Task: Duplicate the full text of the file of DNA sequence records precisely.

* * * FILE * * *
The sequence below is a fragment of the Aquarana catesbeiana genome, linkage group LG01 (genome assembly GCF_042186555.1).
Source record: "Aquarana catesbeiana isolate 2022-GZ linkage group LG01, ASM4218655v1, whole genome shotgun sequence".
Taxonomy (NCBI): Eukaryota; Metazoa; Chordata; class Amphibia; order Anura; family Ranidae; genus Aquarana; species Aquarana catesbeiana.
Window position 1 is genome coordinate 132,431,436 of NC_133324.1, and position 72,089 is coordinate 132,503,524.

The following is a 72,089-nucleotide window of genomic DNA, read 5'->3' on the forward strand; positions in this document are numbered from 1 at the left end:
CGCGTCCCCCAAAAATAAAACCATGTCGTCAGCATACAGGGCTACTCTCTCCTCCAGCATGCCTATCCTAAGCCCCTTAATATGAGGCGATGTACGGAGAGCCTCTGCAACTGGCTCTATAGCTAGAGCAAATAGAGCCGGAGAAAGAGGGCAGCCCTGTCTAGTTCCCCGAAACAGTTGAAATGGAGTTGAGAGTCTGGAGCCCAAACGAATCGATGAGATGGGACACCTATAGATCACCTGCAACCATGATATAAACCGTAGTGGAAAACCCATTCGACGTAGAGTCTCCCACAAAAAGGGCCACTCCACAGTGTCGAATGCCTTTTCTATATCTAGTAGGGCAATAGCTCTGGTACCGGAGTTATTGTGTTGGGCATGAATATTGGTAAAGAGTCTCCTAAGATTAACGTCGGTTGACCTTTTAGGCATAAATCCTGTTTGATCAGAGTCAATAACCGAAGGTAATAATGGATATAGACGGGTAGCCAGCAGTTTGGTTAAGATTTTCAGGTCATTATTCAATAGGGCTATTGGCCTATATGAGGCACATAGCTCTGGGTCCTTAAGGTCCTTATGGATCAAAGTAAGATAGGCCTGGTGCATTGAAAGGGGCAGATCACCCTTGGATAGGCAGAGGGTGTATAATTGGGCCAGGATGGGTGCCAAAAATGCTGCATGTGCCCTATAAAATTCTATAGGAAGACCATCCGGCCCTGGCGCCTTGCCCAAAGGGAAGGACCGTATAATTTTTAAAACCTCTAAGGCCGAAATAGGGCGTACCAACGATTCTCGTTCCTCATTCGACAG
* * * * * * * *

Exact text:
The sequence below is a fragment of the Aquarana catesbeiana genome, linkage group LG01 (genome assembly GCF_042186555.1).
Source record: "Aquarana catesbeiana isolate 2022-GZ linkage group LG01, ASM4218655v1, whole genome shotgun sequence".
Taxonomy (NCBI): Eukaryota; Metazoa; Chordata; class Amphibia; order Anura; family Ranidae; genus Aquarana; species Aquarana catesbeiana.
Window position 1 is genome coordinate 132,431,436 of NC_133324.1, and position 72,089 is coordinate 132,503,524.

The following is a 72,089-nucleotide window of genomic DNA, read 5'->3' on the forward strand; positions in this document are numbered from 1 at the left end:
CGCGTCCCCCAAAAATAAAACCATGTCGTCAGCATACAGGGCTACTCTCTCCTCCAGCATGCCTATCCTAAGCCCCTTAATATGAGGCGATGTACGGAGAGCCTCTGCAACTGGCTCTATAGCTAGAGCAAATAGAGCCGGAGAAAGAGGGCAGCCCTGTCTAGTTCCCCGAAACAGTTGAAATGGAGTTGAGAGTCTGGAGCCCAAACGAATCGATGAGATGGGACACCTATAGATCACCTGCAACCATGATATAAACCGTAGTGGAAAACCCATTCGACGTAGAGTCTCCCACAAAAAGGGCCACTCCACAGTGTCGAATGCCTTTTCTATATCTAGTAGGGCAATAGCTCTGGTACCGGAGTTATTGTGTTGGGCATGAATATTGGTAAAGAGTCTCCTAAGATTAACGTCGGTTGACCTTTTAGGCATAAATCCTGTTTGATCAGAGTCAATAACCGAAGGTAATAATGGATATAGACGGGTAGCCAGCAGTTTGGTTAAGATTTTCAGGTCATTATTCAATAGGGCTATTGGCCTATATGAGGCACATAGCTCTGGGTCCTTAAGGTCCTTATGGATCAAAGTAAGATAGGCCTGGTGCATTGAAAGGGGCAGATCACCCTTGGATAGGCAGAGGGTGTATAATTGGGCCAGGATGGGTGCCAAAAATGCTGCATGTGCCCTATAAAATTCTATAGGAAGACCATCCGGCCCTGGCGCCTTGCCCAAAGGGAAGGACCGTATAATTTTTAAAACCTCTAAGGCCGAAATAGGGCGTACCAACGATTCTCGTTCCTCATTCGACAG